Or even a bendy buses!

The second interview was also for a writer in residence position, this time at the Cheltenham Literature Festival. There were two projects available: one working in a local Cheltenham secondary school in conjunction with First Story, and the other working with young people who are unable to attend mainstream education for health reasons. Both of the projects sounded fantastic, and both were year-long commitments, which was really exciting!

I must confess, when I applied for the Cheltenham one, I wasn't quite aware of just how far away Cheltenham was, but nothing ventured nothing gained, am I right?

Cheltenham (source)

Again, I think I gave a pretty good interview (It's easier to do interviews when you actually care about the job that you're being interviewed for - who knew?!) and the interviewers were really interested in my writing, and so passionate about creative writing and public engagement too. They'd also looked me up on the internet and found my youtube channel - filled with rude poems about genitalia - so I wasn't sure if that was going to count in my favour or not!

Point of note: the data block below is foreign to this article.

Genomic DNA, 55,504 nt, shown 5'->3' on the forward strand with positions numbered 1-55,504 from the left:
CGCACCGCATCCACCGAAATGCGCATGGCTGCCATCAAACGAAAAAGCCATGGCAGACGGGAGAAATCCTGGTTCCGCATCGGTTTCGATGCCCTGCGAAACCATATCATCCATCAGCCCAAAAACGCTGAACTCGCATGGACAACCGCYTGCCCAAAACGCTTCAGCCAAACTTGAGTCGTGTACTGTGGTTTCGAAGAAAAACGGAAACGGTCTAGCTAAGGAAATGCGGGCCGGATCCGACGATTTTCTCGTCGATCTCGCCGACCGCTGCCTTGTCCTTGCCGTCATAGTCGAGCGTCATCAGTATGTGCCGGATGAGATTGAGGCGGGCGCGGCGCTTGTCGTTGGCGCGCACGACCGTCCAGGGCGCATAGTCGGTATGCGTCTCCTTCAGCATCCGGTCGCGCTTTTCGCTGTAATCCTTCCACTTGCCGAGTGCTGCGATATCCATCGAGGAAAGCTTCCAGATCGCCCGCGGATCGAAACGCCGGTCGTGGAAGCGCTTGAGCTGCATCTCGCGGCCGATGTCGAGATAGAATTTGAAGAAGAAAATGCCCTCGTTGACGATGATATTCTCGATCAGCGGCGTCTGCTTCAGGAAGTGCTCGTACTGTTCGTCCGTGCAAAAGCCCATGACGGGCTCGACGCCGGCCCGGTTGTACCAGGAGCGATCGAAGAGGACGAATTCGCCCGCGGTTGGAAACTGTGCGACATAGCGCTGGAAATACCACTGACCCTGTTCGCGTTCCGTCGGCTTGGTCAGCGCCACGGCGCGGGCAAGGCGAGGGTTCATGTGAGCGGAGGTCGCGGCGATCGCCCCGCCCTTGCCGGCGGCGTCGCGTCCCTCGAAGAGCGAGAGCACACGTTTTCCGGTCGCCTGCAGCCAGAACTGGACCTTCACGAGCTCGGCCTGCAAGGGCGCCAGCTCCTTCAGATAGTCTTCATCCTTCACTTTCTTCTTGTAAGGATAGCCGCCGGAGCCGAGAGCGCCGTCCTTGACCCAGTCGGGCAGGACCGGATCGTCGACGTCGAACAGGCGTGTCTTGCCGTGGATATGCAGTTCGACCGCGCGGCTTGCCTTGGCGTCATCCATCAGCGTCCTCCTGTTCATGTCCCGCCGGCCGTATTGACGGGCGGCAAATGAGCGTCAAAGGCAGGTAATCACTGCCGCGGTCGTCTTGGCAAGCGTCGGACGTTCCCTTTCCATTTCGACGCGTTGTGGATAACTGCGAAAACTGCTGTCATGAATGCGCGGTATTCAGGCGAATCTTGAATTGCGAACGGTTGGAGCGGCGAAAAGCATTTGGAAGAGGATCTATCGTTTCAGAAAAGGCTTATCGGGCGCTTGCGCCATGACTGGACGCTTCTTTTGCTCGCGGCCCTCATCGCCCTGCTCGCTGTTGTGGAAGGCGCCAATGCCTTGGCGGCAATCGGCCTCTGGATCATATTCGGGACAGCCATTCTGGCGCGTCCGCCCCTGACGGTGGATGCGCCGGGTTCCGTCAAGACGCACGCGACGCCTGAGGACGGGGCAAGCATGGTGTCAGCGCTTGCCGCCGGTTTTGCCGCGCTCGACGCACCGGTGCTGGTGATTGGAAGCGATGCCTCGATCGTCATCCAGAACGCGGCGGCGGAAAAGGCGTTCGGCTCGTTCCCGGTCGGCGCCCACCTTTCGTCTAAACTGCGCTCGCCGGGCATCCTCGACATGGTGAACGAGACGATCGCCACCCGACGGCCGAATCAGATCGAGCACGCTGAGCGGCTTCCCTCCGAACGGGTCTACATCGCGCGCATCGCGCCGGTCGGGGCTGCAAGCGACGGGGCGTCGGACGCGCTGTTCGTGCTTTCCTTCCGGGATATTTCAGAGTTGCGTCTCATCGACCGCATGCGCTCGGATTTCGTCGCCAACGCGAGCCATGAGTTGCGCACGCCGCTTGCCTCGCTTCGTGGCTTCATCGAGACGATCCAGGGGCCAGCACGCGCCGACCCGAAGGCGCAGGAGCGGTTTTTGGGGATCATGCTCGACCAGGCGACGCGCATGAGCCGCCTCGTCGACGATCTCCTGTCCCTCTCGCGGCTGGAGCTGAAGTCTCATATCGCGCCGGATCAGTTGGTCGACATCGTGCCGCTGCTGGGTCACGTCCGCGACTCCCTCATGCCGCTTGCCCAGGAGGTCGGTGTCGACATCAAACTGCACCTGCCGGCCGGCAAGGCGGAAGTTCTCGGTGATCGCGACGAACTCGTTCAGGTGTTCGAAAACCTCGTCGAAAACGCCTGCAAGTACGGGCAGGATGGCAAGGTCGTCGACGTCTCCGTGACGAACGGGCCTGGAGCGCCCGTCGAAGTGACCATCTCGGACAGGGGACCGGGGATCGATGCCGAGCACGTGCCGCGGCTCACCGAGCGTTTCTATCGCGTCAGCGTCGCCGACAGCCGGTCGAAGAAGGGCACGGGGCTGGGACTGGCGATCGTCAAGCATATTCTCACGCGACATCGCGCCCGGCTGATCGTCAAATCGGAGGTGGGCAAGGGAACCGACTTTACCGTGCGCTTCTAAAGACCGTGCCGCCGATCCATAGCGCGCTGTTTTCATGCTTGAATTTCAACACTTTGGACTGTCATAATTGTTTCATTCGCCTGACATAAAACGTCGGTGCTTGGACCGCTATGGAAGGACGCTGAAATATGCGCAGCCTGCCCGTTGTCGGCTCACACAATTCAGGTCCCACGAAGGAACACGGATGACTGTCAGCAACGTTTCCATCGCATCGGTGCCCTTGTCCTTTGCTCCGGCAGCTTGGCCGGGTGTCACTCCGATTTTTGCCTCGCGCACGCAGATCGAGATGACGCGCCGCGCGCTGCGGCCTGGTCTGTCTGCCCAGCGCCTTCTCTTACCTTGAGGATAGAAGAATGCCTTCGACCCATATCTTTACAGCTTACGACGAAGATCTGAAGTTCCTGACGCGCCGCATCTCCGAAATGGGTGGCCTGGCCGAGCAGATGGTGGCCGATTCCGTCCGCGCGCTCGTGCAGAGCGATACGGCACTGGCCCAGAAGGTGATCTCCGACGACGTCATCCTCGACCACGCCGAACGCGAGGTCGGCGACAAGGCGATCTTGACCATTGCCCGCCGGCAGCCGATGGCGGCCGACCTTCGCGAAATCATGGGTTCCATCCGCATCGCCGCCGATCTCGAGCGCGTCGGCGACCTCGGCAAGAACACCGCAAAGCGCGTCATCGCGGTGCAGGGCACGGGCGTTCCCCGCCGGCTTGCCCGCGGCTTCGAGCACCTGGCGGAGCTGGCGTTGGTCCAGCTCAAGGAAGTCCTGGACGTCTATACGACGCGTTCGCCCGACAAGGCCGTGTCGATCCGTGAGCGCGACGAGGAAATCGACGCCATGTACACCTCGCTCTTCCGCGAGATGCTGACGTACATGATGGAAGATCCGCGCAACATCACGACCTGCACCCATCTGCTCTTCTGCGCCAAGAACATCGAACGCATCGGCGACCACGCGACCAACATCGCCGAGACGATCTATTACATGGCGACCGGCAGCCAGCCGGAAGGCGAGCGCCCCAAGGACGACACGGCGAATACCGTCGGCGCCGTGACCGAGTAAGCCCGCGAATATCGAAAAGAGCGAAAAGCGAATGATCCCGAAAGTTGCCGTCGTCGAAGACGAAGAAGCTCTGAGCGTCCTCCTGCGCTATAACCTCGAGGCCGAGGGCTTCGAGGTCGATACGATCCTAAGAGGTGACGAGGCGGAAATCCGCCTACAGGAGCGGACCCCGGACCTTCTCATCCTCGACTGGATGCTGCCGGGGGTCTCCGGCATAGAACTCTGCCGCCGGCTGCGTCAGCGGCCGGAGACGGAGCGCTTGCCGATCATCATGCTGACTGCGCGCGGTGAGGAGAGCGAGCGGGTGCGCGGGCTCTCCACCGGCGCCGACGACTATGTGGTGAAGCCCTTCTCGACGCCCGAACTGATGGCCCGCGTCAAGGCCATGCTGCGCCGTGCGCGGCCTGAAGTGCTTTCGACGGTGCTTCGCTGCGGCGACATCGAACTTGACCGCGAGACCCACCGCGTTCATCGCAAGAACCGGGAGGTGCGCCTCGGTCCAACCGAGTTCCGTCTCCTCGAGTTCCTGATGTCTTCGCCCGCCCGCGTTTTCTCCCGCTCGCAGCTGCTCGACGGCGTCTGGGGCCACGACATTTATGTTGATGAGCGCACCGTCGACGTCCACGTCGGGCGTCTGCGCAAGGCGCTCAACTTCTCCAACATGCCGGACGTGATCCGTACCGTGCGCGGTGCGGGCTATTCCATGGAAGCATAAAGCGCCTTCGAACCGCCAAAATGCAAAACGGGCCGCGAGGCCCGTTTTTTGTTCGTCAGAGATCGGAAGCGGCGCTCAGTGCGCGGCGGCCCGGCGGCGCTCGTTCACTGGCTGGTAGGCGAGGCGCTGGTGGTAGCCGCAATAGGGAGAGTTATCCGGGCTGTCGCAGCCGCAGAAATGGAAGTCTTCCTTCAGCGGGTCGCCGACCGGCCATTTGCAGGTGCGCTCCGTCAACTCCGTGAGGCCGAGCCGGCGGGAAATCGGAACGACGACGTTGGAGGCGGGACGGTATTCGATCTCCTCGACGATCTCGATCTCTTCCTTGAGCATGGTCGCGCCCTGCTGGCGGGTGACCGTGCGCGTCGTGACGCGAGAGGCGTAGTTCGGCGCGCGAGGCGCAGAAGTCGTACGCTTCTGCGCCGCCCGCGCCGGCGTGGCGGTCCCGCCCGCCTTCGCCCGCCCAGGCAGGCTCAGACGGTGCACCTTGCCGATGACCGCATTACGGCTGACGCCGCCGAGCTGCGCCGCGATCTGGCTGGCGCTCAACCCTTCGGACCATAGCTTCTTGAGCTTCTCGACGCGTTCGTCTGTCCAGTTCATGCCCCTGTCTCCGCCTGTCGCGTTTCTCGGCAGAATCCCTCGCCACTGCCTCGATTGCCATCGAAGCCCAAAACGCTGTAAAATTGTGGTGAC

In the end, I was completely delighted to be chosen for the Write Here: Sanctuary project, working with Nottingham writer Rich Goodson, who will be leading the workshops in Nottingham. We'll be having a training session soon and I'm really looking forward to meeting the writers from Derby and Leicester too!

I didn't get either of the positions in Cheltenham, but they did say they wanted to keep in touch with me, in case any other opportunities turn up, so fingers crossed that something else happens as a result of that meeting as well.

Then, a few days after that, I got an email to say that one of my poems, Liaison, had been chosen for publication on the Spilling Cocoa over Martin Amis website.

I love Spilling Cocoa because they're one of the few poetry publishers that actively encourages the submission of funny poems. They cater to all senses of humour: the silly and the raucous, the satirical and the surreal, the puerile and the highbrow, and I think there's a real gap in the market for this kind of writing, particularly on the poetry side of things.

Anyway, enough of my proselytising! Go and visit their website and see for yourself! (Or check out my poem here.)